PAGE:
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Ford delays start of EV manufacturing at Oakville, Ont. plant

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Ford says work to overhaul the plant will begin later this year as planned, but the launch of the new three-row EVs to be produced there won't happen until 2027.

Ford Motor Co. is delaying the start of electric vehicle (EV) production at its assembly plant in Oakville, Ont., by two years.

The U.S. automaker had planned to start production at the Oakville plant, which employs 2,700 workers, in 2025 and is pushing that back to 2027. Ford had announced plans last year to spend $1.8 billion to transform the Oakville plant into a hub for EV manufacturing including vehicle and battery pack assembly. Ford now says work to overhaul the plant will begin in the second quarter of this year as planned, but the launch of the new three-row EVs to be produced at the factory won’t happen until 2027.

In an April 4 news release, Ford officials said that – despite the retiming of the operations at Oakville – the company is continuing to build out an advanced industrial system to produce its next-generation electric vehicles, including greenfield construction and conversion of existing assembly plants.

“By the end of the decade, [we] expect to offer hybrid powertrains across [our] entire Ford Blue lineup in North America,” the release said. “In the first quarter of 2024, [our] electric vehicle sales increased by 86 per cent and hybrid sales rose 42 per cent versus a year ago.”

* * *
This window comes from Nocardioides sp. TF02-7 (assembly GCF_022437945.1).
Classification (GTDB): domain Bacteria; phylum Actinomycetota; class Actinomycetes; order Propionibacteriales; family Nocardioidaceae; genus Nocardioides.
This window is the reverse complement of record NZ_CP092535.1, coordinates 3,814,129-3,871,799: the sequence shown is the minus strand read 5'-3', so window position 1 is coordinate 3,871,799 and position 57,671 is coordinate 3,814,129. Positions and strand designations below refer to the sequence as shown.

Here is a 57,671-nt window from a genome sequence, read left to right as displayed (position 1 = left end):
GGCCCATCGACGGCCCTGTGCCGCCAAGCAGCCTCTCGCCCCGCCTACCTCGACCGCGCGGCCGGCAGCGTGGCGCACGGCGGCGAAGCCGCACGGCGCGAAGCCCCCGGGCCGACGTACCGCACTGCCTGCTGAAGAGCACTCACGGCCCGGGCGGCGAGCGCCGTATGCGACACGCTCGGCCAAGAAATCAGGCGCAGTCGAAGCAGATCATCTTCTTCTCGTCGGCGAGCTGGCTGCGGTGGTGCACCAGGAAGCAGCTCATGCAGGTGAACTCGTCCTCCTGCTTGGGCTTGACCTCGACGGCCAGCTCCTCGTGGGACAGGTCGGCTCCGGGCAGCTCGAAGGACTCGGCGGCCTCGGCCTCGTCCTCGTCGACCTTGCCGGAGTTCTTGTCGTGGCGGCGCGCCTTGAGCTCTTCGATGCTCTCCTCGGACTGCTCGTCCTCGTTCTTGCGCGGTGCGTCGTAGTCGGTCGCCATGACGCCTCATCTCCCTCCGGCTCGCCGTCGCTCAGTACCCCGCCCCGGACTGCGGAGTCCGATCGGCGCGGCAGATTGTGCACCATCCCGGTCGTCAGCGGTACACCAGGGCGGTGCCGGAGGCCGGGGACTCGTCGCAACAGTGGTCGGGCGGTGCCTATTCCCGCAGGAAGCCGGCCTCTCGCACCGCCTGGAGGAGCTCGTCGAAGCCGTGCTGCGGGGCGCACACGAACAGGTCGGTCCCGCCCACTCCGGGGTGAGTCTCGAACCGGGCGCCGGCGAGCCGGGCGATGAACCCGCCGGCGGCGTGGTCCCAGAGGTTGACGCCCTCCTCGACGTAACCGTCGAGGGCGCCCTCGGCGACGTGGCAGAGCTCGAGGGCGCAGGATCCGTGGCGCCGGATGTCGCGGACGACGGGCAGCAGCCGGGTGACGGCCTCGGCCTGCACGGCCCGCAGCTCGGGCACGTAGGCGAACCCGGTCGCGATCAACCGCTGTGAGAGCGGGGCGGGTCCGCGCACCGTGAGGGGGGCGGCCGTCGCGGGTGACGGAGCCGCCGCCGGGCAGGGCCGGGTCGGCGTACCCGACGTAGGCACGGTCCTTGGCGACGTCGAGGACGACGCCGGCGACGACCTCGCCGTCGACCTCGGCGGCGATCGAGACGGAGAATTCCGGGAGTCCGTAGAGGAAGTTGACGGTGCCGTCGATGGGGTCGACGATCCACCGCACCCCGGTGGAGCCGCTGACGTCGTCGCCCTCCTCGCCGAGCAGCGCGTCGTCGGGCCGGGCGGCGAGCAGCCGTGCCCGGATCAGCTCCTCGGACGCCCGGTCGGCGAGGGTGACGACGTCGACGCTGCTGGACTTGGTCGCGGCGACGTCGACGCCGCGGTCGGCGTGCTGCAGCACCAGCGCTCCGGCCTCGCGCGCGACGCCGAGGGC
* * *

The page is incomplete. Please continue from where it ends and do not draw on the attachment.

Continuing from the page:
The delay at the Oakville plant will give the consumer market more time to develop, the company said, and allow for further development of EV battery technology.

Ford president and CEO Jim Farley said the delay at Oakville is a long-term decision. “We value our Canadian teammates and appreciate that this delay will have an impact on this excellent team,” Farley said in the release. “We are fully committed to manufacturing in Canada and believe this decision will help us build a profitably growing business for the long term.”

The Oakville site includes three body shops, one paint building and one assembly building.

Ford has said the planned changes at the site include a new battery plant where workers will assemble parts produced at Ford’s U.S. operations into battery packs that will then be installed in vehicles assembled on-site.

The company’s spending plans were first announced in 2020 as part of union negotiations, with workers seeking long-term production commitments. The Detroit Three automakers eventually agreed to invest in Canadian operations in concert with spending agreements with the Ontario and federal governments.

The two governments agreed to provide $295 million each in funding to secure the Ford investment.

Ford officials said the creation of the BlueOval City campus – Ford’s new advanced auto production complex that includes the Tennessee Electric Vehicle Center assembly plant – is progressing on track. Additionally, Ford continues its expansion of Ohio Assembly Plant in Avon Lake to produce an all-new electric commercial vehicle for Ford Pro customers beginning mid-decade.


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